Pitynski: Partisans-Freedom Fighters," drawings and models of
his bronze sculpture of Polish freedom fighters installed en route
to the Hamilton Train Station. Thursday through Saturday, 10 a.m.
to 4 p.m. To July 2.
609-695-0061. Figural bronzes by Joseph Menna, Glenn Cullen, Miguel
Angelo Silva, and Chris Rothermel, with florals and landscapes by
artists from the 19th century to the present. Gallery hours are Wednesday
to Saturday, 10 a.m. to 5 p.m.; Sunday, noon to 5 p.m. To May 30.
609-292-6310. "Forgotten Gateway: The Abandoned Buildings of Ellis
Island," Larry Racioppo’s exhibition of the little-known world
of Ellis Island’s abandoned buildings, poignant reminders of their
historical significance and current disrepair. Museum hours: Tuesday
to Saturday, 9 a.m. to 4:45 p.m.; Sunday noon to 5 p.m. To June 30.
"Think Iris," the spring group show selected by Russian-born
artist Gennady Spirin. Thursday to Saturday, 4 to 8 p.m.
Abstract figurative stone sculptures and animal forms by Petro Hul.
To June 1.
609-737-2610. Ewing Art Group Members’ Show, to June 29.
Skillman, 609-683-8092. Photographs by Jay and Marilyn Anderson. To
June 1. Owner Janet Landau retires on August 31, and she and partner
Leyla Spencer have already launched their new online gallery, at www.Artmavens.com.
Road, 609-921-3272. In the main gallery, "TAG’s 2000 Brushstrokes,"
by the Art Group (TAG). To June 15. In the professional gallery: Richard
Demler shows "Journey," a collection of color nature photographs
from Kenya, Canada, and the Everglades. Lorraine Williams presents
her series, "New Jersey Barns;" to May 30.
Branch Station, 908-725-2110. "Preserving the Garden: Saving the
New Jersey Landscape," a national juried exhibition selected by
David Kiehl, Whitney Museum of Art. New Jersey artists include Paul
Bonelli, Dusan Dry Boynton, Spelman Evans Downer, Alice Harrison,
David Komar, and Charlotte Yudis. Gallery hours are Wednesday through
Friday, 11 a.m. to 4 p.m.; Saturday, 1 to 4 p.m. To June 10.
Utilities Office, Route 130, just south of Route 33, 609-259-3502.
Second annual community show selected by Dallas Piotrowski with work
by Tom Chiola, Kristina Sadley, Steven Marvsky, Karen Bacyewski, Deborah
Paglione, and Seow-Chu See. To June 3.
Leonard Restivo and Don Jordan, a shared show. Restivo paints landscapes
and still lifes in oils. Jordan’s work is characterized by mosaic
form and vivid color; he also introduces new ceramic work. Gallery
hours are Friday, Saturday, and Sunday, 11 a.m. to 6 p.m. To June
"Annual Spring Show" featuring recent paintings by Tom Chesar
and pastels by Pamela M. Miller created to accompany poems by Emily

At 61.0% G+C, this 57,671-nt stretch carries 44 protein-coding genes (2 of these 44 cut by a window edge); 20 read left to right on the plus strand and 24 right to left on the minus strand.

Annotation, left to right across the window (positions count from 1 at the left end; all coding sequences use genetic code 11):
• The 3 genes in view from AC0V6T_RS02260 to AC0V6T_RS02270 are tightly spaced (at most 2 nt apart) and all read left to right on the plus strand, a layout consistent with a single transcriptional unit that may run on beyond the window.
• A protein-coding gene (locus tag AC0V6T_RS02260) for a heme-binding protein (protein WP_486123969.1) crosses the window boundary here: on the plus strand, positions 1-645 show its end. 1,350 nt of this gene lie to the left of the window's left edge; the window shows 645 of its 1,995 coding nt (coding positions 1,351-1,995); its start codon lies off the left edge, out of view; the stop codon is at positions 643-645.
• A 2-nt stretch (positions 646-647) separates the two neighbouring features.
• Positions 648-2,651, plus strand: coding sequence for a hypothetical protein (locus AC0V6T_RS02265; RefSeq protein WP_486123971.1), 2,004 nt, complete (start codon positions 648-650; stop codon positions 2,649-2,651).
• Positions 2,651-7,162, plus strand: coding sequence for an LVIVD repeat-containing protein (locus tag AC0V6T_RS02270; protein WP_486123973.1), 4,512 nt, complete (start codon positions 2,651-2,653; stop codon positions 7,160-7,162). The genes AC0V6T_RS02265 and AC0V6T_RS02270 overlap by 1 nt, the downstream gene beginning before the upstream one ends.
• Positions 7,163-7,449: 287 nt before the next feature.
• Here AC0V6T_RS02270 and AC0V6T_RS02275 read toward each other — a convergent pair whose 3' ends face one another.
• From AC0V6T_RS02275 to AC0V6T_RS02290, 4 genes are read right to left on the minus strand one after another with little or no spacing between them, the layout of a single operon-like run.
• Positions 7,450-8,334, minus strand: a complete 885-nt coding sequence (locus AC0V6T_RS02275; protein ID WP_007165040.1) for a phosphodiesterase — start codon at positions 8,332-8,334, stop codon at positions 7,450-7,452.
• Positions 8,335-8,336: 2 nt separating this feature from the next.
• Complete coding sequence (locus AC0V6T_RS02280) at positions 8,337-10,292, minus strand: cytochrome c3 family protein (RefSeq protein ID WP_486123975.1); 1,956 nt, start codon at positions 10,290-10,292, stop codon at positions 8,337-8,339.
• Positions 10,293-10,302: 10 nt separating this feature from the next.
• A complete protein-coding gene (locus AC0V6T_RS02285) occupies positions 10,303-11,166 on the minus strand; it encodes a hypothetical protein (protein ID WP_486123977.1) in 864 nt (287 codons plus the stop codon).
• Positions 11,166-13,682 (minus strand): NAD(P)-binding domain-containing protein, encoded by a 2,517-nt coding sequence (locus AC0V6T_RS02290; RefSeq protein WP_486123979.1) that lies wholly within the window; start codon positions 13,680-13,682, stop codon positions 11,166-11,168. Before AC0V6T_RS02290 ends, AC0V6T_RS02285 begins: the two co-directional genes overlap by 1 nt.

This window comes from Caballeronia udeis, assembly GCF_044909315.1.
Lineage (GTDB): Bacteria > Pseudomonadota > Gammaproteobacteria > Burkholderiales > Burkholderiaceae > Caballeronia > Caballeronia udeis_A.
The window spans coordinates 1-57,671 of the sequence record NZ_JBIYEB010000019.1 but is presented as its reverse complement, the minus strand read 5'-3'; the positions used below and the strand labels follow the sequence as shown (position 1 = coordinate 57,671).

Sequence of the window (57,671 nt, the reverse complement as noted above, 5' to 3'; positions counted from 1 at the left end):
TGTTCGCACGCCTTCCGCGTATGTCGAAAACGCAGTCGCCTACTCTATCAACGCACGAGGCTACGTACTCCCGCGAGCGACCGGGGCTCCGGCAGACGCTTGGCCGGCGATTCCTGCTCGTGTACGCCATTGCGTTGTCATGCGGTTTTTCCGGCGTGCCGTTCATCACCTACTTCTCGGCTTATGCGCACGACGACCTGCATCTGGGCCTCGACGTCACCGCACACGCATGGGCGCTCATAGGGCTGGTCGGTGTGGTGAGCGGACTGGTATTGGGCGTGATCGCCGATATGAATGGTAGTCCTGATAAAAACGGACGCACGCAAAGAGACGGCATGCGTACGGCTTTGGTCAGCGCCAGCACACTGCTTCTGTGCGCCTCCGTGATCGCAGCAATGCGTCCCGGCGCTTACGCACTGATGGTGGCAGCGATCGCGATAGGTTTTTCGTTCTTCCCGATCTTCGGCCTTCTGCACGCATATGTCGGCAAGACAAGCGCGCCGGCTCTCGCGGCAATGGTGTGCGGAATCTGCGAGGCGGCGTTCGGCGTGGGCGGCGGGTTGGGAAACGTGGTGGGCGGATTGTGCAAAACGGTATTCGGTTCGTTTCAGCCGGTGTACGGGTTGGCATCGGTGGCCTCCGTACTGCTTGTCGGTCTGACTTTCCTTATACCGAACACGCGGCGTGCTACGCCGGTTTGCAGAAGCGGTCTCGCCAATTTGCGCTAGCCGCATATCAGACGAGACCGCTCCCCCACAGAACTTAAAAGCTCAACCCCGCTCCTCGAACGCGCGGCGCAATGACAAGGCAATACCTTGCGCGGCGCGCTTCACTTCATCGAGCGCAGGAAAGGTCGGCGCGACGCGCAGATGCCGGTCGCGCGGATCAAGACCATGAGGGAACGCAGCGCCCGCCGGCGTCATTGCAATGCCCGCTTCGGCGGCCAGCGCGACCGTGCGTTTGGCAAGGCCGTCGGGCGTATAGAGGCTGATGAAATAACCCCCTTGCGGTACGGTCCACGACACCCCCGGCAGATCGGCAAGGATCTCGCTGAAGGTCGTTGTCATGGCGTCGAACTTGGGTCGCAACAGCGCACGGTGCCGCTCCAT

Dickinson. Gallery is open Wednesday to Sunday, 11 a.m. to 5 p.m.
To May 21.
609-397-7887. "Art for Living Spaces" by Vermont landscape
artist Jake Geer is featured at the gallery where handcrafted furniture
design is exhibited together with fine art. Geer, whose studio is
in Bridgeport, Vermont, paints pastoral vistas, farms, barns, sunrises,
and salt marshes. Gallery is open Monday to Saturday, 10 a.m. to 6
p.m.; Sunday 11 a.m. to 5 p.m. To June 30.
Brunswick, 732-846-5777. "Mihaly Munkacsy In America," featuring
works of the celebrated Hungarian painter who, at the time of his
death in 1900, had become the most famous Hungarian in the world.
Museum hours are Tuesday to Saturday, 11 a.m. to 4 p.m.; and Sunday,
1 to 4 p.m., for the show that runs to June 18. $5 donation.
732-257-4340. The contemporary sculpture gallery’s "New Artists,
New Ideas, New Season" show, featuring work by more than 100 artists
in natural outdoor installations. Featured artists include Sarah D’Alessandro,
Charles Welles, and Liz Whitney Quisgard. Gallery hours are Friday
to Sunday, noon to 5 p.m., and by appointment.
908-735-8415. "Narratives in Thread," Robert Forman’s exhibition
of figurative and narrative paintings composed entirely of thread.
Also, an exhibition of Huichol yarn paintings from northern Mexico,
selected by Forman. Gallery hours are Tuesday to Sunday, 11 a.m. to
5 p.m. To June 18.
215-340-9800. "The Art Gene," the annual Bucks County Invitational,
curated by Bruce Katsiff, focuses on four pairs of related artists:
George and Daniel Anthonisen; Robert and Jason Dodge; Emmet and Elijah
Gowin; and Barbara and Mark Osterman. Museum hours Tuesday to Friday,
10 a.m. to 4:30 p.m.; Saturday & Sunday, 10 a.m. to 5 p.m. $5 adults;
$1.50 students; children free. Website: www.michenerartmuseum.org.
To July 2.
Also, "No Ordinary Land: Encounters in a Changing Environment,"
a 10-year retrospective of collaborative photographs by Virginia Beahan
and Laura McPhee that explores the way people interact with the landscapes
in which they live. Organized by the Aperture Foundation, to June